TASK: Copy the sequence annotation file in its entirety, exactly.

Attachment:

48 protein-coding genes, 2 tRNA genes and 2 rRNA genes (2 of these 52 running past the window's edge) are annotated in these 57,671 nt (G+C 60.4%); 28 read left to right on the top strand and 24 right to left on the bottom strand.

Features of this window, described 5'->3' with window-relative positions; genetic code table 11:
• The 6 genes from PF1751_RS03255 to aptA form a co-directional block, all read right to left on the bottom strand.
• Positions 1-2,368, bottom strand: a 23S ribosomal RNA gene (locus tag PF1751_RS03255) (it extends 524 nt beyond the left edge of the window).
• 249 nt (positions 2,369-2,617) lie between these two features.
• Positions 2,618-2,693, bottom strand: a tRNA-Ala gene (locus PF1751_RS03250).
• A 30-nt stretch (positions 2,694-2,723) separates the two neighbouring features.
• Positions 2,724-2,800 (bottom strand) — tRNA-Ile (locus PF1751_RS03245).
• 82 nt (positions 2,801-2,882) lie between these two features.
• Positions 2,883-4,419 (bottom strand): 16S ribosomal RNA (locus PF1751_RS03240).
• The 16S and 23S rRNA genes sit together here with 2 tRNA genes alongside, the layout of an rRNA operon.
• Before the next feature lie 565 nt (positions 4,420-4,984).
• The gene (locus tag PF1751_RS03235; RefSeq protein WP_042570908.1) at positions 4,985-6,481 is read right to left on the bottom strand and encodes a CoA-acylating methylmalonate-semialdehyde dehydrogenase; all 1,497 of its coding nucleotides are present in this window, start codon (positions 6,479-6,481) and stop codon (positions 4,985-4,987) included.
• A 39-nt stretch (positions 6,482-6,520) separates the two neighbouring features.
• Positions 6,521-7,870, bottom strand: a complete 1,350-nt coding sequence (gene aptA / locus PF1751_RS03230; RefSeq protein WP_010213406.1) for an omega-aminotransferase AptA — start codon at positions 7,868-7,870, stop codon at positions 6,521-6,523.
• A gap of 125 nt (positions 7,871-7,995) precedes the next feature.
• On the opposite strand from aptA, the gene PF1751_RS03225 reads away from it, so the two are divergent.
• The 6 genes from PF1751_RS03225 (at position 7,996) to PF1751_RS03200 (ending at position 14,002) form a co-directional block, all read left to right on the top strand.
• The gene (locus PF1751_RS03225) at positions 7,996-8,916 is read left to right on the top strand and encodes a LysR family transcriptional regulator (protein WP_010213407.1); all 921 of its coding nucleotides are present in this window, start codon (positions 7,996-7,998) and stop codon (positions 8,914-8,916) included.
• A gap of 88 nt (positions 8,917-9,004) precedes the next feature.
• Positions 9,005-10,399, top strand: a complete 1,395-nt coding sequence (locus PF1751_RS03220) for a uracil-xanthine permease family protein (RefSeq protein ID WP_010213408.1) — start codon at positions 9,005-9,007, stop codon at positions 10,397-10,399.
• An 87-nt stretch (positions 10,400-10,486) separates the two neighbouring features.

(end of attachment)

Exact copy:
48 protein-coding genes, 2 tRNA genes and 2 rRNA genes (2 of these 52 running past the window's edge) are annotated in these 57,671 nt (G+C 60.4%); 28 read left to right on the top strand and 24 right to left on the bottom strand.

Features of this window, described 5'->3' with window-relative positions; genetic code table 11:
• The 6 genes from PF1751_RS03255 to aptA form a co-directional block, all read right to left on the bottom strand.
• Positions 1-2,368, bottom strand: a 23S ribosomal RNA gene (locus tag PF1751_RS03255) (it extends 524 nt beyond the left edge of the window).
• 249 nt (positions 2,369-2,617) lie between these two features.
• Positions 2,618-2,693, bottom strand: a tRNA-Ala gene (locus PF1751_RS03250).
• A 30-nt stretch (positions 2,694-2,723) separates the two neighbouring features.
• Positions 2,724-2,800 (bottom strand) — tRNA-Ile (locus PF1751_RS03245).
• 82 nt (positions 2,801-2,882) lie between these two features.
• Positions 2,883-4,419 (bottom strand): 16S ribosomal RNA (locus PF1751_RS03240).
• The 16S and 23S rRNA genes sit together here with 2 tRNA genes alongside, the layout of an rRNA operon.
• Before the next feature lie 565 nt (positions 4,420-4,984).
• The gene (locus tag PF1751_RS03235; RefSeq protein WP_042570908.1) at positions 4,985-6,481 is read right to left on the bottom strand and encodes a CoA-acylating methylmalonate-semialdehyde dehydrogenase; all 1,497 of its coding nucleotides are present in this window, start codon (positions 6,479-6,481) and stop codon (positions 4,985-4,987) included.
• A 39-nt stretch (positions 6,482-6,520) separates the two neighbouring features.
• Positions 6,521-7,870, bottom strand: a complete 1,350-nt coding sequence (gene aptA / locus PF1751_RS03230; RefSeq protein WP_010213406.1) for an omega-aminotransferase AptA — start codon at positions 7,868-7,870, stop codon at positions 6,521-6,523.
• A gap of 125 nt (positions 7,871-7,995) precedes the next feature.
• On the opposite strand from aptA, the gene PF1751_RS03225 reads away from it, so the two are divergent.
• The 6 genes from PF1751_RS03225 (at position 7,996) to PF1751_RS03200 (ending at position 14,002) form a co-directional block, all read left to right on the top strand.
• The gene (locus PF1751_RS03225) at positions 7,996-8,916 is read left to right on the top strand and encodes a LysR family transcriptional regulator (protein WP_010213407.1); all 921 of its coding nucleotides are present in this window, start codon (positions 7,996-7,998) and stop codon (positions 8,914-8,916) included.
• A gap of 88 nt (positions 8,917-9,004) precedes the next feature.
• Positions 9,005-10,399, top strand: a complete 1,395-nt coding sequence (locus PF1751_RS03220) for a uracil-xanthine permease family protein (RefSeq protein ID WP_010213408.1) — start codon at positions 9,005-9,007, stop codon at positions 10,397-10,399.
• An 87-nt stretch (positions 10,400-10,486) separates the two neighbouring features.